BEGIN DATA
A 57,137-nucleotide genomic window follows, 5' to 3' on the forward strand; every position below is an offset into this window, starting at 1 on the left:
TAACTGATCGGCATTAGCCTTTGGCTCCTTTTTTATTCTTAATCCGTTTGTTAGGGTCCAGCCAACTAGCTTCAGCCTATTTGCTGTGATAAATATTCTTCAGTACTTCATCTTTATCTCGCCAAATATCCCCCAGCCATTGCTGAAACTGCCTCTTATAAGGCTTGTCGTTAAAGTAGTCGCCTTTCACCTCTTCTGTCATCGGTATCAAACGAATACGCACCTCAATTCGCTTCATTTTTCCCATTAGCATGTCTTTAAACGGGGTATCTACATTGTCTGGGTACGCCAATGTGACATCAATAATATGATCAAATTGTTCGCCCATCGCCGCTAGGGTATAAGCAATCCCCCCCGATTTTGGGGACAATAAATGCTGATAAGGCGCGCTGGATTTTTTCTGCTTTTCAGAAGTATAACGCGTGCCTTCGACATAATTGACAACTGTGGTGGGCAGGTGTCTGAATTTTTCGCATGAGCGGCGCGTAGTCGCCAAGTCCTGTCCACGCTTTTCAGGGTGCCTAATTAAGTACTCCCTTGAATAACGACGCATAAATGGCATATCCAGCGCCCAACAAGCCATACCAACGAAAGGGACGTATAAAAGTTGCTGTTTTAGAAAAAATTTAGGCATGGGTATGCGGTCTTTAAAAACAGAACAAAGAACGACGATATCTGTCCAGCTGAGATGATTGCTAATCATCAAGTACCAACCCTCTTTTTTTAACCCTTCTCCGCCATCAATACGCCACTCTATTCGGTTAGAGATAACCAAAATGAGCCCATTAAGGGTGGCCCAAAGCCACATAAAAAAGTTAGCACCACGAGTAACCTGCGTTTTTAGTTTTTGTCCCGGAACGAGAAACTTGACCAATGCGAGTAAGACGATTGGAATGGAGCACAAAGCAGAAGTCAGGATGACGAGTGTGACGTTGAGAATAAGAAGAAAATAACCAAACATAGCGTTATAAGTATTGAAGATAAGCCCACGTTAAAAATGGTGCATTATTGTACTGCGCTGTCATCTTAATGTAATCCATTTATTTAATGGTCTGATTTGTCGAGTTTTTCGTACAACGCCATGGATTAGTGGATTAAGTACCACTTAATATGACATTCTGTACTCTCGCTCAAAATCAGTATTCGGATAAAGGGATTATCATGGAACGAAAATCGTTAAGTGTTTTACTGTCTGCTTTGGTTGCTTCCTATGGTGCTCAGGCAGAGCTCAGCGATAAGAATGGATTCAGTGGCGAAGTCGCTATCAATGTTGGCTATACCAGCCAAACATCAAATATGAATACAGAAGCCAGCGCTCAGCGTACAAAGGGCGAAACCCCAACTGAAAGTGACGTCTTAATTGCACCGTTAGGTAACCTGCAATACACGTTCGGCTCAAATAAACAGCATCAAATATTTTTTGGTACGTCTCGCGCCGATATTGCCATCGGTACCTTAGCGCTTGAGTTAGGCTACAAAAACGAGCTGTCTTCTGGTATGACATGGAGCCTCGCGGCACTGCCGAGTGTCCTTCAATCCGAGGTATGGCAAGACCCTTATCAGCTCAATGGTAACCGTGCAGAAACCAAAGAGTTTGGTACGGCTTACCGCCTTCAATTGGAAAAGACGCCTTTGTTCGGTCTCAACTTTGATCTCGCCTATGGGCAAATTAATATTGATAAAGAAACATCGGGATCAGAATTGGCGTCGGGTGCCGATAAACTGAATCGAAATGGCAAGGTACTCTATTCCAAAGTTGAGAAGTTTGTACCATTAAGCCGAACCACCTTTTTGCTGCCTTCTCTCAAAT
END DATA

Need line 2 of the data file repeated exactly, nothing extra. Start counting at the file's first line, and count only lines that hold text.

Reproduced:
TAACTGATCGGCATTAGCCTTTGGCTCCTTTTTTATTCTTAATCCGTTTGTTAGGGTCCAGCCAACTAGCTTCAGCCTATTTGCTGTGATAAATATTCTTCAGTACTTCATCTTTATCTCGCCAAATATCCCCCAGCCATTGCTGAAACTGCCTCTTATAAGGCTTGTCGTTAAAGTAGTCGCCTTTCACCTCTTCTGTCATCGGTATCAAACGAATACGCACCTCAATTCGCTTCATTTTTCCCATTAGCATGTCTTTAAACGGGGTATCTACATTGTCTGGGTACGCCAATGTGACATCAATAATATGATCAAATTGTTCGCCCATCGCCGCTAGGGTATAAGCAATCCCCCCCGATTTTGGGGACAATAAATGCTGATAAGGCGCGCTGGATTTTTTCTGCTTTTCAGAAGTATAACGCGTGCCTTCGACATAATTGACAACTGTGGTGGGCAGGTGTCTGAATTTTTCGCATGAGCGGCGCGTAGTCGCCAAGTCCTGTCCACGCTTTTCAGGGTGCCTAATTAAGTACTCCCTTGAATAACGACGCATAAATGGCATATCCAGCGCCCAACAAGCCATACCAACGAAAGGGACGTATAAAAGTTGCTGTTTTAGAAAAAATTTAGGCATGGGTATGCGGTCTTTAAAAACAGAACAAAGAACGACGATATCTGTCCAGCTGAGATGATTGCTAATCATCAAGTACCAACCCTCTTTTTTTAACCCTTCTCCGCCATCAATACGCCACTCTATTCGGTTAGAGATAACCAAAATGAGCCCATTAAGGGTGGCCCAAAGCCACATAAAAAAGTTAGCACCACGAGTAACCTGCGTTTTTAGTTTTTGTCCCGGAACGAGAAACTTGACCAATGCGAGTAAGACGATTGGAATGGAGCACAAAGCAGAAGTCAGGATGACGAGTGTGACGTTGAGAATAAGAAGAAAATAACCAAACATAGCGTTATAAGTATTGAAGATAAGCCCACGTTAAAAATGGTGCATTATTGTACTGCGCTGTCATCTTAATGTAATCCATTTATTTAATGGTCTGATTTGTCGAGTTTTTCGTACAACGCCATGGATTAGTGGATTAAGTACCACTTAATATGACATTCTGTACTCTCGCTCAAAATCAGTATTCGGATAAAGGGATTATCATGGAACGAAAATCGTTAAGTGTTTTACTGTCTGCTTTGGTTGCTTCCTATGGTGCTCAGGCAGAGCTCAGCGATAAGAATGGATTCAGTGGCGAAGTCGCTATCAATGTTGGCTATACCAGCCAAACATCAAATATGAATACAGAAGCCAGCGCTCAGCGTACAAAGGGCGAAACCCCAACTGAAAGTGACGTCTTAATTGCACCGTTAGGTAACCTGCAATACACGTTCGGCTCAAATAAACAGCATCAAATATTTTTTGGTACGTCTCGCGCCGATATTGCCATCGGTACCTTAGCGCTTGAGTTAGGCTACAAAAACGAGCTGTCTTCTGGTATGACATGGAGCCTCGCGGCACTGCCGAGTGTCCTTCAATCCGAGGTATGGCAAGACCCTTATCAGCTCAATGGTAACCGTGCAGAAACCAAAGAGTTTGGTACGGCTTACCGCCTTCAATTGGAAAAGACGCCTTTGTTCGGTCTCAACTTTGATCTCGCCTATGGGCAAATTAATATTGATAAAGAAACATCGGGATCAGAATTGGCGTCGGGTGCCGATAAACTGAATCGAAATGGCAAGGTACTCTATTCCAAAGTTGAGAAGTTTGTACCATTAAGCCGAACCACCTTTTTGCTGCCTTCTCTCAAAT